In case of more flatmates, the flat is shared, the rent is shared but is also the responsibility shared? According to most of the rental contracts there is a joint and several liability which is a good thing but these can also mean then in case of trouble every residents can refer to the other. It's subservient for the landlord to choose a "boss" among the tenants who is always reporting the problems, delivering the messages and paying the rent. This can be especially useful because so the landlord doesn't have to run after every single tenant for the money: this can be handled within the apartment walls. The person of the "boss" can be changed during the tenancy, more important is to always have one.
5. If the future tenant has a special needs before renting, how should I react?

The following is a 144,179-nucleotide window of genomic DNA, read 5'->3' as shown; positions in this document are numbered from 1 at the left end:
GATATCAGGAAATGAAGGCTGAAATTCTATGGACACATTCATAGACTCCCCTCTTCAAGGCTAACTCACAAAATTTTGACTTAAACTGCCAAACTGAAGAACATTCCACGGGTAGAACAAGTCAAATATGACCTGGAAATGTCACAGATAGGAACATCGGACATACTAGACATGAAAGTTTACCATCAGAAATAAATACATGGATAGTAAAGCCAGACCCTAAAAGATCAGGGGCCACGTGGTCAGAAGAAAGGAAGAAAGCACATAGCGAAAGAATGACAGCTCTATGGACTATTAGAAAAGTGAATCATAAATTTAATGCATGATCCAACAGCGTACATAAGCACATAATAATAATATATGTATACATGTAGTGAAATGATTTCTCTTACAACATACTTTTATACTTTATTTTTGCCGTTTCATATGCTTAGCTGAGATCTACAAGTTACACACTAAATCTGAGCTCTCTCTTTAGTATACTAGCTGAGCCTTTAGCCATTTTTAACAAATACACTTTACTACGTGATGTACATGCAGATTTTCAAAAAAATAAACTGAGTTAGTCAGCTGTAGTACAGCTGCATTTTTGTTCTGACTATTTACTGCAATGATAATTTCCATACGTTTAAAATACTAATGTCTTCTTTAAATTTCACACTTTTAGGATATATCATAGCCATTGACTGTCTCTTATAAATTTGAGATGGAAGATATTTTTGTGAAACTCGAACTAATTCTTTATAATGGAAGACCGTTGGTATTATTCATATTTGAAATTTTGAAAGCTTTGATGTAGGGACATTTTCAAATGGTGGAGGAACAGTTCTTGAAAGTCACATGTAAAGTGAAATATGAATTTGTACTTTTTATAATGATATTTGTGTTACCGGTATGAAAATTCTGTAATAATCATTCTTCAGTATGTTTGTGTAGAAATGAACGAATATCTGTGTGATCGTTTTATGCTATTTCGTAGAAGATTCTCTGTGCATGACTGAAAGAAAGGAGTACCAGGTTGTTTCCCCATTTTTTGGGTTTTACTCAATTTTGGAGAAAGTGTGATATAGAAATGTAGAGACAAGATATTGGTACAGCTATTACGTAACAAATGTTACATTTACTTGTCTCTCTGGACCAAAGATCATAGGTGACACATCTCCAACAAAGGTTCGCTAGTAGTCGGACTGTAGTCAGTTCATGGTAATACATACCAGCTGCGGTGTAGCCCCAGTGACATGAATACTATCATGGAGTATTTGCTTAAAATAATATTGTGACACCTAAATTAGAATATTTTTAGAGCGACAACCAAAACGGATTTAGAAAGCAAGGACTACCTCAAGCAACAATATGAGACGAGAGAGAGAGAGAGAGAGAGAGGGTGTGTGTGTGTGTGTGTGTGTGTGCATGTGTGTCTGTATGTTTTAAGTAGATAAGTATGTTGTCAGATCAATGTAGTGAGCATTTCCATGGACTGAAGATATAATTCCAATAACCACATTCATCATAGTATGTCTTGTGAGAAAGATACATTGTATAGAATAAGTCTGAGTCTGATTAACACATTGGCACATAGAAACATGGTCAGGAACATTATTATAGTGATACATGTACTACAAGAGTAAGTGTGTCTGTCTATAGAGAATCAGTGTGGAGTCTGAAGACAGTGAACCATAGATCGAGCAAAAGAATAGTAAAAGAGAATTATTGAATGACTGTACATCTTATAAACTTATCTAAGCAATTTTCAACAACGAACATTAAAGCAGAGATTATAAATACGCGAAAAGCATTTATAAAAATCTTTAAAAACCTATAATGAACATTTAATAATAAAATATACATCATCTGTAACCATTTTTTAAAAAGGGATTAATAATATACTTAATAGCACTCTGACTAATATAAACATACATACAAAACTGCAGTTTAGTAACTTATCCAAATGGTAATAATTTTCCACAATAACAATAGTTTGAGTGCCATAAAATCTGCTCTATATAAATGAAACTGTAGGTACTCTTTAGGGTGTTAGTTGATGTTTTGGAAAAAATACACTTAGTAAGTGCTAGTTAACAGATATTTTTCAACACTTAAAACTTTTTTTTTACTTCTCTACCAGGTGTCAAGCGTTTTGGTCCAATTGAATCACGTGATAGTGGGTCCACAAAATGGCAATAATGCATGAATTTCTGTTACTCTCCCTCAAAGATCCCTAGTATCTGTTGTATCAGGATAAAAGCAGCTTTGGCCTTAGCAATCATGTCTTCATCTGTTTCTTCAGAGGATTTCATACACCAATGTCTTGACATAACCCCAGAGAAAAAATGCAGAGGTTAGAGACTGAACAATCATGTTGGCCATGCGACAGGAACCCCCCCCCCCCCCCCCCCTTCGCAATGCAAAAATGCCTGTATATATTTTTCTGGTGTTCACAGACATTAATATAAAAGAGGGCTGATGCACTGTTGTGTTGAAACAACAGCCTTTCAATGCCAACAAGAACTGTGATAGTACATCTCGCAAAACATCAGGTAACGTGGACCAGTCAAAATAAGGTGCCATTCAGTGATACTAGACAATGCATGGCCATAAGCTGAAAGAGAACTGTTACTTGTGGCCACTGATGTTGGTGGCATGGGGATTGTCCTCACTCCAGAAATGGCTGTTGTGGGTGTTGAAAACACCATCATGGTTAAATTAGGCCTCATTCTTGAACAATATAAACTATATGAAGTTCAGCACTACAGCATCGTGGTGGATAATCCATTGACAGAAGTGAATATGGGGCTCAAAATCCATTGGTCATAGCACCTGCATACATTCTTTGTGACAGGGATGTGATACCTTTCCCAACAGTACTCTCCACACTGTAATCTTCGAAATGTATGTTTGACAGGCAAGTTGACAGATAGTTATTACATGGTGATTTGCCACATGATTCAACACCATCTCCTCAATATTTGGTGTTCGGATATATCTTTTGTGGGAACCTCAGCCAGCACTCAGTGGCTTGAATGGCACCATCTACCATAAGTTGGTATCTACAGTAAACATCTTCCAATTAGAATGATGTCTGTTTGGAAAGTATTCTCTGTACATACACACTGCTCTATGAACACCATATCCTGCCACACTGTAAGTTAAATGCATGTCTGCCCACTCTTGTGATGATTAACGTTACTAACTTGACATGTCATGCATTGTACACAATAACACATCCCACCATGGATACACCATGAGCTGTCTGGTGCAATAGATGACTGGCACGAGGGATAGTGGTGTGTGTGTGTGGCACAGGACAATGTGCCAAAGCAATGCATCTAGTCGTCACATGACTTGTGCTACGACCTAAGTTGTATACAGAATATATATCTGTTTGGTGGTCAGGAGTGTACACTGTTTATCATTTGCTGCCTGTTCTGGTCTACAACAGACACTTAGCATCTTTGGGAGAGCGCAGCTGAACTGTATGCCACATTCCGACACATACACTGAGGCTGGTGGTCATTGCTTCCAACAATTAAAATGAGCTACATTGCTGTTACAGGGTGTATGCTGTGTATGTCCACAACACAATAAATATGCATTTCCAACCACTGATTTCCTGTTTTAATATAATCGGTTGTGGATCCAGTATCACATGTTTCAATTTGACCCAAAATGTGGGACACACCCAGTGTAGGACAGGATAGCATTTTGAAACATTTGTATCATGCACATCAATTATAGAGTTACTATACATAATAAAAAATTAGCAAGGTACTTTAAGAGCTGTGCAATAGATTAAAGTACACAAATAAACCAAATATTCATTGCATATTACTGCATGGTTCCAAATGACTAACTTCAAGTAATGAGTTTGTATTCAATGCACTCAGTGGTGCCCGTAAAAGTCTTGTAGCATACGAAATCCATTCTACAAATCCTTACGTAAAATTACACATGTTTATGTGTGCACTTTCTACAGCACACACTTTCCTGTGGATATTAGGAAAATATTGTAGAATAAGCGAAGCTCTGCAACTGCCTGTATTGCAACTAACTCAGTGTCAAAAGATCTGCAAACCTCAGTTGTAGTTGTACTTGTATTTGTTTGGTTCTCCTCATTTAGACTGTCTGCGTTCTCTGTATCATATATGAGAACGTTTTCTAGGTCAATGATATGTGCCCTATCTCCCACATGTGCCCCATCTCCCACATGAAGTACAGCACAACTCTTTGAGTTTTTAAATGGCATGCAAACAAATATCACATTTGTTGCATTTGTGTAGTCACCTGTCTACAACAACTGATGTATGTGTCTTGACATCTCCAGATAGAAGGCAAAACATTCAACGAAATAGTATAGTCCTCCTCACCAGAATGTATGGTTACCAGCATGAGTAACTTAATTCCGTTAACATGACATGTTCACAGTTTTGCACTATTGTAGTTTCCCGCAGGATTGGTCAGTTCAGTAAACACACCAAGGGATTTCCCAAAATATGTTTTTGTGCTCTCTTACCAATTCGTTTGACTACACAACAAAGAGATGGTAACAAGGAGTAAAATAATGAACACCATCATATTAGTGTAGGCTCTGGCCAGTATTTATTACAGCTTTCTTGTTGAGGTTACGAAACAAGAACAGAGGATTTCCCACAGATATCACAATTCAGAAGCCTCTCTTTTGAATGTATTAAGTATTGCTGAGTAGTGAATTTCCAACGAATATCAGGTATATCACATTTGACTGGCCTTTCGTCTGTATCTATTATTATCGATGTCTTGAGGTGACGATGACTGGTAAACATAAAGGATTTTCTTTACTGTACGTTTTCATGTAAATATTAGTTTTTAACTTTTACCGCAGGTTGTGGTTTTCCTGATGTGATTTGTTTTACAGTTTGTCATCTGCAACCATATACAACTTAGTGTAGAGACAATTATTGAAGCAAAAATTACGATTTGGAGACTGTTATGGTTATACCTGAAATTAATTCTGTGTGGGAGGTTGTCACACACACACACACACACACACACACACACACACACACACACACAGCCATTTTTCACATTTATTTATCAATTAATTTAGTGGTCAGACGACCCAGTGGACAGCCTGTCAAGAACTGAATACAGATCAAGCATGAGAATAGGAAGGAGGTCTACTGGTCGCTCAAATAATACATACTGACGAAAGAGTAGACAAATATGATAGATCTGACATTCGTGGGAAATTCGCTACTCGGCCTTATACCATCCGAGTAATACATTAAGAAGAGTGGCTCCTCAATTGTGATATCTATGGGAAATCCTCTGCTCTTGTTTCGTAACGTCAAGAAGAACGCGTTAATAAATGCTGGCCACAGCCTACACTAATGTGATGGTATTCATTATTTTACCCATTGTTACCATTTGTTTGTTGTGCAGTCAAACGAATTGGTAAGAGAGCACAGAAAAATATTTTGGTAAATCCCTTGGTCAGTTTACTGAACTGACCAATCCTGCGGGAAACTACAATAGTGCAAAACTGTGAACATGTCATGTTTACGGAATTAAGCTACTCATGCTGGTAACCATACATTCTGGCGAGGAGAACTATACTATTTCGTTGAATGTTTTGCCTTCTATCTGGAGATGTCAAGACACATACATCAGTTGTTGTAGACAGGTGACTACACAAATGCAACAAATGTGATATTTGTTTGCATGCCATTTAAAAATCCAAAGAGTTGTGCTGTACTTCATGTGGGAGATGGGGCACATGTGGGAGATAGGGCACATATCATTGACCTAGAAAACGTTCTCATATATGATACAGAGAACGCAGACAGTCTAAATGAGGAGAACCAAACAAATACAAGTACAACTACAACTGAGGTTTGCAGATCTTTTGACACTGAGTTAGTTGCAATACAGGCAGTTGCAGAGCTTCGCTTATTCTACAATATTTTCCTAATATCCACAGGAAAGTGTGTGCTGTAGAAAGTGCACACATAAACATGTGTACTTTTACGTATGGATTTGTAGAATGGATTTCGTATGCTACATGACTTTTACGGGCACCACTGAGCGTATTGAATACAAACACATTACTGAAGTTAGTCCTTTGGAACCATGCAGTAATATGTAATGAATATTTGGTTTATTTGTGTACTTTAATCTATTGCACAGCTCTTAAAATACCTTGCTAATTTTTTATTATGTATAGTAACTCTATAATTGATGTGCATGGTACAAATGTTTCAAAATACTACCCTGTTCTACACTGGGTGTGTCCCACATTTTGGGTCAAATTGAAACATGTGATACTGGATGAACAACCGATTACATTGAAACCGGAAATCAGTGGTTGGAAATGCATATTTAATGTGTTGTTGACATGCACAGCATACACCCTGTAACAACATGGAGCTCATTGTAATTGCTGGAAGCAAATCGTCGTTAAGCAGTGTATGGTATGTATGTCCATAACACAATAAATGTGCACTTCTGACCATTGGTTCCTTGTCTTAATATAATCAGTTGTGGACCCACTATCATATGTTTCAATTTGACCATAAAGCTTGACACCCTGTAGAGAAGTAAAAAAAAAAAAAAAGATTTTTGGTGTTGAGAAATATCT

As we have already mentioned in point 2., in Hungary it became standard that student apartments are completely furnished and equipped. If your apartment is advertised this way, it should mean something. If the flat inspector has ideas, questions or requirements of further equipment, it shouldn't be considered as an immodest act. No landlord should react grumpy in such a case, only consider the need. It is not a universal law where the phenomenon of a furnished apartment is starting or ending. But the double bed, the studying desk and the wardrobe closet are very common needs.